12th Feb’y. When I write my Sister or my friends, I do not like to leave my letters for the last moment. I had, however, no idea that the vessel by which I send this would have been detained so long. As it is, I have nothing new to add, and which in itself is something in these times. We have late news from Constantinople, where great hopes of a peace are entertained, but I fear hopes have more to do with this opinion than judgement. In fact, few persons can have any reason on which to form an opinion, so we must wait patiently for the result. You know, Mary, my opinions that our actions, not being regulated by our wills, but rather by circumstances over which generally we have no control. There is no saying what we shall do tomorrow, altho’ at this moment it appears probable I may leave my bones in this country, yet I know there are many circumstances which may happen & which may force me away. I frequently think of the predictions of Mr. Crouch, and which thus far have been right. For the accomplishment of the remainder, I apprehend it will be necesssary for me to return to the U. States. Who can say that this may not yet be the case...”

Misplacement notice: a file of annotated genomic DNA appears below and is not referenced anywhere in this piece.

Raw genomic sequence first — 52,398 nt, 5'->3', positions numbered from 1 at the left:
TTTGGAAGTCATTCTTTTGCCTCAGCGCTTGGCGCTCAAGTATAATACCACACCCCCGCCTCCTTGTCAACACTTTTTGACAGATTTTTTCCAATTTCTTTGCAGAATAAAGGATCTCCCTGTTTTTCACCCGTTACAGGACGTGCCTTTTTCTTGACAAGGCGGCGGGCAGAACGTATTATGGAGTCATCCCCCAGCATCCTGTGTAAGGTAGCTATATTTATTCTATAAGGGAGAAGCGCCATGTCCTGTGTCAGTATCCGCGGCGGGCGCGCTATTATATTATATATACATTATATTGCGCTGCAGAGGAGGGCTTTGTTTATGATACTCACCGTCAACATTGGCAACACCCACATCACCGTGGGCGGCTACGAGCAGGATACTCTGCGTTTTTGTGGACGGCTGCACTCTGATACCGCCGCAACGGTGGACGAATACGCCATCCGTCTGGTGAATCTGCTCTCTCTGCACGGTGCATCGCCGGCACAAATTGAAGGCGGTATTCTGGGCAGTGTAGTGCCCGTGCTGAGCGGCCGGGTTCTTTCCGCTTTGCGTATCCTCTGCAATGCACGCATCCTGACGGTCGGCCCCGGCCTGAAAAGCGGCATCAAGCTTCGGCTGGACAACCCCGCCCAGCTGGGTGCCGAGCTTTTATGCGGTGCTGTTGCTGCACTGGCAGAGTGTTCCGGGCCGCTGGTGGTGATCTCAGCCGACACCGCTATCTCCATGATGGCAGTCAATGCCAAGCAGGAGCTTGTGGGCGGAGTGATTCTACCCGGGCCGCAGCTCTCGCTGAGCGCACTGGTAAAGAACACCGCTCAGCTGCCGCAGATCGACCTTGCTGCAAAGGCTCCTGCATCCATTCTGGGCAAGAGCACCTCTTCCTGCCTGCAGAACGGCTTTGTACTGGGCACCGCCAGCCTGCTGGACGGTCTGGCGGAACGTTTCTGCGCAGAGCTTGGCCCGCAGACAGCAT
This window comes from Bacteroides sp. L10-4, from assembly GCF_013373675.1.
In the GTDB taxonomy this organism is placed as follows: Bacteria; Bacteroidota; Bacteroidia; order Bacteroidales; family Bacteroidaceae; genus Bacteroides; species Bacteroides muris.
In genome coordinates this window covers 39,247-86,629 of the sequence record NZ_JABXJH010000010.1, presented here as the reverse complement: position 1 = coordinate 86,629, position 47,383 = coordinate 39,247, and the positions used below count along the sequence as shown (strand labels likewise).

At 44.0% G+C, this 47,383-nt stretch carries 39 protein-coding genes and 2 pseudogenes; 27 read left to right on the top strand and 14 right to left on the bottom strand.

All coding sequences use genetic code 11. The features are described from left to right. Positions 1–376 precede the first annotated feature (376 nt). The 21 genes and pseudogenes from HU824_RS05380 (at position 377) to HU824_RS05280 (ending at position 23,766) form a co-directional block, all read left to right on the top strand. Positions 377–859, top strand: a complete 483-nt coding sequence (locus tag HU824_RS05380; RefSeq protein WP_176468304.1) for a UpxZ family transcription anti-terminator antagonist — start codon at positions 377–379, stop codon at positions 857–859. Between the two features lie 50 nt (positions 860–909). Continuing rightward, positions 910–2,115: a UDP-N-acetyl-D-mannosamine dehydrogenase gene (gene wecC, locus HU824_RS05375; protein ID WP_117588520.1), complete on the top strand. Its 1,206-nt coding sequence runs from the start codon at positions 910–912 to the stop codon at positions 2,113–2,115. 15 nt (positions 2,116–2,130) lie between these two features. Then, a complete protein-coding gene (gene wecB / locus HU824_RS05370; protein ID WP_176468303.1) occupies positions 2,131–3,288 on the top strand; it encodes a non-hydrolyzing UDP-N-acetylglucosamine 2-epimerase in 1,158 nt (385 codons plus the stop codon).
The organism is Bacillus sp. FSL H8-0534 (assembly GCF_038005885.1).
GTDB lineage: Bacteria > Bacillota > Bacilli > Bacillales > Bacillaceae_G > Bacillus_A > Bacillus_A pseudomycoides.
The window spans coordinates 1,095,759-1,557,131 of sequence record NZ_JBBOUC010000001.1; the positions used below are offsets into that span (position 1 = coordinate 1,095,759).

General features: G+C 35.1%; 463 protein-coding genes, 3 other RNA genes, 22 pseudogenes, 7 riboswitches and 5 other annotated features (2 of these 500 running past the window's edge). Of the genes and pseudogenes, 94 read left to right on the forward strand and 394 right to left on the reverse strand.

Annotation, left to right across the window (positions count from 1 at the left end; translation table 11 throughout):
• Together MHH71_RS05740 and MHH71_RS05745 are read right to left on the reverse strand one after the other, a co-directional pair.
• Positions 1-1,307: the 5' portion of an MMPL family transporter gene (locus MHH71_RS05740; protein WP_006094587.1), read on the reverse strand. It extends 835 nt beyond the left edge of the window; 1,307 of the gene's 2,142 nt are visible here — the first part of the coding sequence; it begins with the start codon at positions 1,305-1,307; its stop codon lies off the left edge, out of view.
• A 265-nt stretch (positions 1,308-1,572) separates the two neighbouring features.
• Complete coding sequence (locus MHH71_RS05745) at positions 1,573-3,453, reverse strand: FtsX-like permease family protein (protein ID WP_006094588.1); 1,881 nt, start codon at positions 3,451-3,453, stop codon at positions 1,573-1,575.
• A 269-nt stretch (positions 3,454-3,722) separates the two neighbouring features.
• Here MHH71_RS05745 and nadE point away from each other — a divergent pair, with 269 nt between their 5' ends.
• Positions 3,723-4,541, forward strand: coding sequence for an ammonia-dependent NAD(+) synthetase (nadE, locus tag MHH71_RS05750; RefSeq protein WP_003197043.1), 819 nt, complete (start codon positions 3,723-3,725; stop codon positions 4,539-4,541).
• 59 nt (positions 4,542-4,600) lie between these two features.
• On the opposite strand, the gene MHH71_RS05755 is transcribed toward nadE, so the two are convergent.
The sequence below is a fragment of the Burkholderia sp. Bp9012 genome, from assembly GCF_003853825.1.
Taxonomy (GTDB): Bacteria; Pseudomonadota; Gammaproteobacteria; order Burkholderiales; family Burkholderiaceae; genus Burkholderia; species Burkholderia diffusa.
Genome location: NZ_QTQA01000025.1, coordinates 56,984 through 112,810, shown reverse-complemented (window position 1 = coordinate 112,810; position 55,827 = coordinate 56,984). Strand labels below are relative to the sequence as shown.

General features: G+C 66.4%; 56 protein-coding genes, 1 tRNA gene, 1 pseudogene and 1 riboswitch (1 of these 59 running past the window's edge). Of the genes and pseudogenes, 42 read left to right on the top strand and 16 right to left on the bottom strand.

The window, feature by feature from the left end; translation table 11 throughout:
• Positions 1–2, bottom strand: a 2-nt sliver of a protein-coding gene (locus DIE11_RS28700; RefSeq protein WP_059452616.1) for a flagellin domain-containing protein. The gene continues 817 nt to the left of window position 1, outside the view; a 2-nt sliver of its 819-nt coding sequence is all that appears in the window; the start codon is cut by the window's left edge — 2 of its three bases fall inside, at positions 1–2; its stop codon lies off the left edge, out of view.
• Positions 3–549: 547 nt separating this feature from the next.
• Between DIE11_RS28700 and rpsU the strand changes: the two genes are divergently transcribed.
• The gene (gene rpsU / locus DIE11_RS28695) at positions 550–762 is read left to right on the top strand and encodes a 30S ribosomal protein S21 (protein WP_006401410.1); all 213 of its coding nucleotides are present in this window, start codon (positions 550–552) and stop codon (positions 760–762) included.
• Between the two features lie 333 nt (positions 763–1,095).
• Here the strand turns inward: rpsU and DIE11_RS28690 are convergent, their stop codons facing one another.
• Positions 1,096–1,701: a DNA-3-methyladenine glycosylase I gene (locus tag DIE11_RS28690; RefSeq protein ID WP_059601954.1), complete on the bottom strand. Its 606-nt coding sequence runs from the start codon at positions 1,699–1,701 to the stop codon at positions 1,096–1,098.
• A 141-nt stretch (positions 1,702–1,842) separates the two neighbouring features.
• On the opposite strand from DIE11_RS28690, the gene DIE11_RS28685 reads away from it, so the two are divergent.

Letter dated at Smyrna, Turkey, April 21, 1823, from David Offley, to his sister, Mrs. Mary Offley Sharpless, at Philadelphia, Pa.

Folded letter has red “BALTIMORE MD.” cds, red “SHIP" handstamp, and manuscript “14-1/2” rate. The Baltimore postmark is dated July 22nd, indicating that the letter took 3 months to reach the U.S.